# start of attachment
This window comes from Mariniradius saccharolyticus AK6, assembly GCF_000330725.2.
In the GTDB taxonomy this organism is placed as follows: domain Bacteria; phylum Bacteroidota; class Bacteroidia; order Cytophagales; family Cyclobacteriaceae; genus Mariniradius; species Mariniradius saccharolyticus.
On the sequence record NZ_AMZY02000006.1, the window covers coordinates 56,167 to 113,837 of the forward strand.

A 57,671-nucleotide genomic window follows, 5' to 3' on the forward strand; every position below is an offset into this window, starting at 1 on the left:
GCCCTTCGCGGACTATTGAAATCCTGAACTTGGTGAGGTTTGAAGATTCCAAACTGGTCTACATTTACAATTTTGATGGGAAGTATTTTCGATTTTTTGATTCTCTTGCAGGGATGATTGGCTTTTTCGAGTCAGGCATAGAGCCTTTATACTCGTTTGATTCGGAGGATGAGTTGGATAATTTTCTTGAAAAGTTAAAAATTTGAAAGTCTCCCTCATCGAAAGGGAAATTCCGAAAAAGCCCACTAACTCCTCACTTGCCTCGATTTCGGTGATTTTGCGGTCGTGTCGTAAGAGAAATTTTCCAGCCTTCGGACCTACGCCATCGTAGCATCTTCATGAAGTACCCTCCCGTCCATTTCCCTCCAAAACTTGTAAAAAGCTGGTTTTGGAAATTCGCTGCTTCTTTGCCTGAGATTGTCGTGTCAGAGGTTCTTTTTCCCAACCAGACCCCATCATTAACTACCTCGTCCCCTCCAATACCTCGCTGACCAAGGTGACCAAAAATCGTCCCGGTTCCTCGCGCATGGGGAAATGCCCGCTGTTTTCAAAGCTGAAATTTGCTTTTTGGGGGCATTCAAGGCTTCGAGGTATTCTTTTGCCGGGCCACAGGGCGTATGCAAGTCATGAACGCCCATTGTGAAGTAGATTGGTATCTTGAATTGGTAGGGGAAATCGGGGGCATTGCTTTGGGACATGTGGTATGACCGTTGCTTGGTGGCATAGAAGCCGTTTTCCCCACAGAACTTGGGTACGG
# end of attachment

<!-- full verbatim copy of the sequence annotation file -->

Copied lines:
This window comes from Mariniradius saccharolyticus AK6, assembly GCF_000330725.2.
In the GTDB taxonomy this organism is placed as follows: domain Bacteria; phylum Bacteroidota; class Bacteroidia; order Cytophagales; family Cyclobacteriaceae; genus Mariniradius; species Mariniradius saccharolyticus.
On the sequence record NZ_AMZY02000006.1, the window covers coordinates 56,167 to 113,837 of the forward strand.

A 57,671-nucleotide genomic window follows, 5' to 3' on the forward strand; every position below is an offset into this window, starting at 1 on the left:
GCCCTTCGCGGACTATTGAAATCCTGAACTTGGTGAGGTTTGAAGATTCCAAACTGGTCTACATTTACAATTTTGATGGGAAGTATTTTCGATTTTTTGATTCTCTTGCAGGGATGATTGGCTTTTTCGAGTCAGGCATAGAGCCTTTATACTCGTTTGATTCGGAGGATGAGTTGGATAATTTTCTTGAAAAGTTAAAAATTTGAAAGTCTCCCTCATCGAAAGGGAAATTCCGAAAAAGCCCACTAACTCCTCACTTGCCTCGATTTCGGTGATTTTGCGGTCGTGTCGTAAGAGAAATTTTCCAGCCTTCGGACCTACGCCATCGTAGCATCTTCATGAAGTACCCTCCCGTCCATTTCCCTCCAAAACTTGTAAAAAGCTGGTTTTGGAAATTCGCTGCTTCTTTGCCTGAGATTGTCGTGTCAGAGGTTCTTTTTCCCAACCAGACCCCATCATTAACTACCTCGTCCCCTCCAATACCTCGCTGACCAAGGTGACCAAAAATCGTCCCGGTTCCTCGCGCATGGGGAAATGCCCGCTGTTTTCAAAGCTGAAATTTGCTTTTTGGGGGCATTCAAGGCTTCGAGGTATTCTTTTGCCGGGCCACAGGGCGTATGCAAGTCATGAACGCCCATTGTGAAGTAGATTGGTATCTTGAATTGGTAGGGGAAATCGGGGGCATTGCTTTGGGACATGTGGTATGACCGTTGCTTGGTGGCATAGAAGCCGTTTTCCCCACAGAACTTGGGTACGG